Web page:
Phase III Trial of Antibiotics to Reduce Chorioamnionitis-Related Perinatal HIV Transmission
What was HIVNET 024?
HIVNET 024 was a randomized, double blinded, controlled phase III clinical trial of antibiotics to prevent chorioamnionitis-associated perinatal HIV transmission.
Who participated in the study?
3,120 HIV-positive pregnant women 20-24 weeks gestation identified at antenatal clinics and their infants following birth. In addition, 450 HIV-negative women were also enrolled and treated indistinguishably from those who were HIV-positive.
What happened during the study?
Using a simple 2-arm design, half the subjects received two courses of antibiotics, with the control subjects receiving two courses of a placebo. A total of 600 HIV-negative women were enrolled to conceal the HIV status and avoid stigmatization of participating women at sites where this was deemed appropriate and necessary. Follow-up continued until 12 months after the last woman delivered or until sufficient events accrued to provide adequate power for the primary endpoints.
Data regarding 1491 mother-infant pairs were analyzed. The overall I/EP HIV-1 transmission rate was 8.1% at 6 weeks. Almost all women (93%) ingested NVP within 24 h of delivery; 90% of infants were given NVP within 48 h after delivery. Variations in mother or infant dose timing did not influence transmission rates, even when the combined pattern of both was taken into account through multivariate analysis. In the subset of women ingesting NVP </= 2 h before delivery, early NVP administration to the infant (< 4 h after birth) was not associated with lower MTCT risk when compared with later administration (>/= 4 h). CONCLUSION: Variations in the timing of maternal and infant NVP doses (within reasonable proximity to delivery) do not appear to affect the risk of MTCT.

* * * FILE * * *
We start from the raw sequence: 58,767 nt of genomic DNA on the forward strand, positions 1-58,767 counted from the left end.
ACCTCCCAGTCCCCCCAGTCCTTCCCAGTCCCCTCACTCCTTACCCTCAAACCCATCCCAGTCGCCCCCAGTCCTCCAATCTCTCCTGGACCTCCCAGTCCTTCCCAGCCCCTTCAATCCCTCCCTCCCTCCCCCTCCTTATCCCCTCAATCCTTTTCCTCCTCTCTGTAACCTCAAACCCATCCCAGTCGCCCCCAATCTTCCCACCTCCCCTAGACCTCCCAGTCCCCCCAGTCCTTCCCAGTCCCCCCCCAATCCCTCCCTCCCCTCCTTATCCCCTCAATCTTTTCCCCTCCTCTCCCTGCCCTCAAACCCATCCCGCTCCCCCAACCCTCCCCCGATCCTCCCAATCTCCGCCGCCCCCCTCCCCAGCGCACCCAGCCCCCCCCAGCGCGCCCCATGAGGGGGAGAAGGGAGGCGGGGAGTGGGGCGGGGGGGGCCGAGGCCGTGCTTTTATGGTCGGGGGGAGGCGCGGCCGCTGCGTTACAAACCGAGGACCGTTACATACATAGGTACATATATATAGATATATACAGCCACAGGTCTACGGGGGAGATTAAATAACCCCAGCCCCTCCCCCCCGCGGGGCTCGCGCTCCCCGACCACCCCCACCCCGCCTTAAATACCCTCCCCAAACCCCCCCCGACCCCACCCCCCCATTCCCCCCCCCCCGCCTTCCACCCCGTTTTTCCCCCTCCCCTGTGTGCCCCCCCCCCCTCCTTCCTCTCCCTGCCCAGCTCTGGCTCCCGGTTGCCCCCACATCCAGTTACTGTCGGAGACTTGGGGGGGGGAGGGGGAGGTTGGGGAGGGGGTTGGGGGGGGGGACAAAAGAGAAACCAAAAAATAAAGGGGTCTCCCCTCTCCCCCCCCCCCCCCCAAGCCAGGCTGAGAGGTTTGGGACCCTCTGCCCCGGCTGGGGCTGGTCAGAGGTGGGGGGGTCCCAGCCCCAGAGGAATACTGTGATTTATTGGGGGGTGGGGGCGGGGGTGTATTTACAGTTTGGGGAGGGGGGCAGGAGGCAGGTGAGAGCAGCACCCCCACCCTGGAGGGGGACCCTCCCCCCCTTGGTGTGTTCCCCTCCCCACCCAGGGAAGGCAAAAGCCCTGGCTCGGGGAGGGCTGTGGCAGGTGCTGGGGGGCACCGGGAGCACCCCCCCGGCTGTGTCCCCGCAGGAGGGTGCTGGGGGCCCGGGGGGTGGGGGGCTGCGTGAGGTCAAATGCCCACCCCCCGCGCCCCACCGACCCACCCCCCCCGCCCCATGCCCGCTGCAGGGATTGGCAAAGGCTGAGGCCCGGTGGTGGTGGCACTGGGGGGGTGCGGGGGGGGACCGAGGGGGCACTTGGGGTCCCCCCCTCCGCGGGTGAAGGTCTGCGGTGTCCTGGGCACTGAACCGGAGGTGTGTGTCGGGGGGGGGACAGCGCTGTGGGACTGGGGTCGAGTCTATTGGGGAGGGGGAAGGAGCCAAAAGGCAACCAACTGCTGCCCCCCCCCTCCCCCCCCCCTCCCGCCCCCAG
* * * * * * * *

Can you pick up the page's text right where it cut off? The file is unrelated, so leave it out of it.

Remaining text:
Why was this study important?
The study sought to determine whether the use of this regimen was associated with an improvement in birthweight, a reduction in pre-term birth, and a reduction in maternal chorioamnionitis in HIV-negative women, as well as whether adherence to the treatment regimen and tolerance of the antibiotics are similar among both two cohorts.